Hiring was likely strong and employers boosted wages in November, economists say

Markets
  • Economists expect the economy was strong in November, with employers adding 573,000 nonfarm payrolls, according to Dow Jones.
  • Investors will be watching the employment data, released Friday morning, with an eye on how the Federal Reserve will interpret it when it meets in mid-December.
  • Wages were expected to continue rising at a rapid pace in November, gaining 5% year-over-year, according to Dow Jones.

Job growth is expected to have been strong in November, and employers likely continued to boost wages to attract and retain workers in an incredibly tight labor market.

Economists expect 573,000 jobs were created last month, up from 531,000 in October, according to Dow Jones. The unemployment rate is expected to have declined to 4.5% from 4.6%, and average hourly wages are expected to have increased by 0.4% on a monthly basis, or 5% year over year.

"It looks like it was a really good month, and we'll see if we can sustain it, with some pullback, which is natural with concerns about omicron," said Diane Swonk, chief economist at Grant Thornton. "But at the moment, we're still coming off what was an incredible month, especially for travel and tourism."

The jobs data, expected Friday at 8:30 a.m. ET, will be an important input for the Federal Reserve at its Dec. 14 and 15 meeting. Earlier this week, Fed Chairman Jerome Powell said the central bank could speed up the tapering of its $120 billion a month bond-buying program, which it put in place to prop up the economy during the pandemic. The Fed will discuss the acceleration at its December meeting, he said.

The Fed's dual mandate

Full employment is one of the Fed's dual mandates, so economists will be closely watching the participation rate in the November report to see if it rises. This metric is the percentage of the eligible workforce that is employed or actively seeking work, and it was 61.6% in October.

Swonk expects an above-consensus 750,000 jobs were added in November, and she expects the unemployment rate fell to 4.4%. Swonk said wage growth should be solid, as employers attempt to attract workers in the face of demand from Amazon and other employers that have raised wages.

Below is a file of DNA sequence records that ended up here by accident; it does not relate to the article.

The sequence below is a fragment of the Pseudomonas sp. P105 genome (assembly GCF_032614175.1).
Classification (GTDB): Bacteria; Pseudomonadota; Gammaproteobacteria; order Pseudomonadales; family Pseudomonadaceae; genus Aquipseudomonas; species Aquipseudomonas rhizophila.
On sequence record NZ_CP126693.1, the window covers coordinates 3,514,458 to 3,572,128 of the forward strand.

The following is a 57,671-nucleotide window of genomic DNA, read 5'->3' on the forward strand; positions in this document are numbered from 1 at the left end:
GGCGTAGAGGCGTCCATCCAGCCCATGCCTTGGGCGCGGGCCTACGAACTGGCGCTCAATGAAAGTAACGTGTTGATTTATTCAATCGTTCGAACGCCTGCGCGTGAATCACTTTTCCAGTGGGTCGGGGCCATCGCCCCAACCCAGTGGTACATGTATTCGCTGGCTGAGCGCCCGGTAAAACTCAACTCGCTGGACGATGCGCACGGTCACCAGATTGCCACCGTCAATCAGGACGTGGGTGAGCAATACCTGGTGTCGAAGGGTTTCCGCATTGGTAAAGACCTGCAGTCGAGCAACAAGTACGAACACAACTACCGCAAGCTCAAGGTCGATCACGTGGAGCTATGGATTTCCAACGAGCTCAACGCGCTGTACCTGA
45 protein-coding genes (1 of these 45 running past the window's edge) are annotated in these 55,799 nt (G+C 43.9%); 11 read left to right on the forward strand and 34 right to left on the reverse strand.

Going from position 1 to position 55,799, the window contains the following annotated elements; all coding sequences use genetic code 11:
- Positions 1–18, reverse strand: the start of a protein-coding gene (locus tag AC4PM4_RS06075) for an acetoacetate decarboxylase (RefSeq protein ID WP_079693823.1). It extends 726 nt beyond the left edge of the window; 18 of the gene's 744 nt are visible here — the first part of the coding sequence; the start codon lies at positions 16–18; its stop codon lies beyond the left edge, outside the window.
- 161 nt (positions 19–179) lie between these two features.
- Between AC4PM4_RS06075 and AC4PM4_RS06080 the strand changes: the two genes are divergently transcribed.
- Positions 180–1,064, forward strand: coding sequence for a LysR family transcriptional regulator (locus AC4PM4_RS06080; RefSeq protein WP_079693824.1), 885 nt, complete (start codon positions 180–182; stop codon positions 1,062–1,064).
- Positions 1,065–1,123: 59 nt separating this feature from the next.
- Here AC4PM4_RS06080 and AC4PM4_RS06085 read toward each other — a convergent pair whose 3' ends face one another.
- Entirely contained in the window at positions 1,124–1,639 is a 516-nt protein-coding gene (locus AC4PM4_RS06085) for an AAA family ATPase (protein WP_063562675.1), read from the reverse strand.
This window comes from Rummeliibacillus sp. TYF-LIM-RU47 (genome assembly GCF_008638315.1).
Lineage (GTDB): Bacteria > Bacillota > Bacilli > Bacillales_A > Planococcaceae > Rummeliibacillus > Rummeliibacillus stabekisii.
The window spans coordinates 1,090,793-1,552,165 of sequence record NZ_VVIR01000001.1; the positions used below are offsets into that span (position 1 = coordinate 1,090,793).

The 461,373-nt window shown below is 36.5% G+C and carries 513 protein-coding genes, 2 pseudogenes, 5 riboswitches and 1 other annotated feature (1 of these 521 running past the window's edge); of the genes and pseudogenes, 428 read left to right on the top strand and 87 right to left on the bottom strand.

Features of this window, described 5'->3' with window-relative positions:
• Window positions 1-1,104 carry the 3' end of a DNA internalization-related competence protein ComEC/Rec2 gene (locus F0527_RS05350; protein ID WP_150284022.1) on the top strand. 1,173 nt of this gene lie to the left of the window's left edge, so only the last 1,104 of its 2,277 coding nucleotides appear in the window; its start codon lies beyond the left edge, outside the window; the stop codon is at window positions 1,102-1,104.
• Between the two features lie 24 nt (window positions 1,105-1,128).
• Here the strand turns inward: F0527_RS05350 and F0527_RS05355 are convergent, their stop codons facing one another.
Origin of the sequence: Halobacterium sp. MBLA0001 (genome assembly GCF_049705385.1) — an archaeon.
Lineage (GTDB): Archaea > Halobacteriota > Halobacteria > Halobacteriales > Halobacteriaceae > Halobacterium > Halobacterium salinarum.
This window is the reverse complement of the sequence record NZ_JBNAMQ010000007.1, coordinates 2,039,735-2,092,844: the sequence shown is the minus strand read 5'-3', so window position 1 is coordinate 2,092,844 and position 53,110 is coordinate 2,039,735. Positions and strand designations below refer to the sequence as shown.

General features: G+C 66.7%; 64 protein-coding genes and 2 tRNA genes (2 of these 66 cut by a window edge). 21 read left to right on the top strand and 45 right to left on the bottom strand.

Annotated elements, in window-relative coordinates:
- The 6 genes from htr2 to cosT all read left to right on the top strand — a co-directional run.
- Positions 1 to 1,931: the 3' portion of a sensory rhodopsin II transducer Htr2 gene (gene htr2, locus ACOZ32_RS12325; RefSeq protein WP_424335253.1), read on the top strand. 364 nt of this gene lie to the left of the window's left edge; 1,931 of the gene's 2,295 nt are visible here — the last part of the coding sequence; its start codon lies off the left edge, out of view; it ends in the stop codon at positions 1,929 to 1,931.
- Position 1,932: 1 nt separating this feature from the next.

"It's a hot job market and there's a surge in demand that's like nothing we've ever seen," she said. She noted that job openings are up 55% from the February 2020 level, according to the online jobs site Indeed.

"There's no immigration. It's fallen off a cliff. The pandemic has accelerated retirements and hurt participation among some groups that normally need to participate the most," she said. "It's far from perfect. It's a job market that has a collision of demand surging with constraints on supply."

Wage gains were likely across the board in November. "We'll see gains on the low end, but the higher end, professional services, is really hot," Swonk said.

Luke Tilley, chief economist at Wilmington Trust, expects 300,000 jobs were created in November, based on private sector data and the weekly unemployment claims data.

He expects the hiring trend is strong and will remain so.

"Our expectation is 500,000 jobs per month on average over 12 months going forward, but there's going to be fluctuations, with the virus and ups and downs of different industries," said Tilley.

Greater context behind the jobs report

Tilley said the Fed will be looking for the reasons behind the jobs report's weakness or strength, as it tries to assess what will be normal for the labor market post-pandemic. "If it's weak because there's still no labor supply, that's very different for them than weakness because demand is petering out," he said. "I think the Fed, the FOMC, is probably spending more time getting their arms around what does a full recovery of the labor market mean."

He said the Fed will have to adjust to a lower participation rate. "That has implications for the unemployment rate and should we even be comparing it to the pre-pandemic unemployment rate," he said.

But the jobs report will also be judged by investors, with an eye on what it means for Fed policy. Financial markets have been sensitive to any nuances that could help determine the central bank's timeline on completing its bond-buying program, which now is expected to end in June 2022.

Once the bond purchases end, the door would be open for the Fed to raise interest rate hikes.

Swonk has been expecting the Fed to speed up the tapering of its bond purchases because of higher than expected inflation, so the wage portion of the employment report will also be very important. "We're not getting a wage price spiral…but that is what the Fed is worried we could get to," she said.

David Petrosinelli, senior trader at InspereX, said the jobs report will not likely have a big impact on the market unless it is very strong or very weak.

"I think this market is much more cued up for a stronger number, and that tells me rates have some room to run," he said. Petrosinelli pointed to the yield on the benchmark 10-year Treasury, at 1.44% Thursday afternoon. Yields move opposite price.

"You can look back to last week and that was 1.70%," he said, referring to the 10-year yield. "I think that was the upper bound there. If you get a really strong number, we could go right back there, albeit bounded by the sideshow of this new variant."

Yields moved sharply lower after initial reports of the omicron variant of Covid last Friday.

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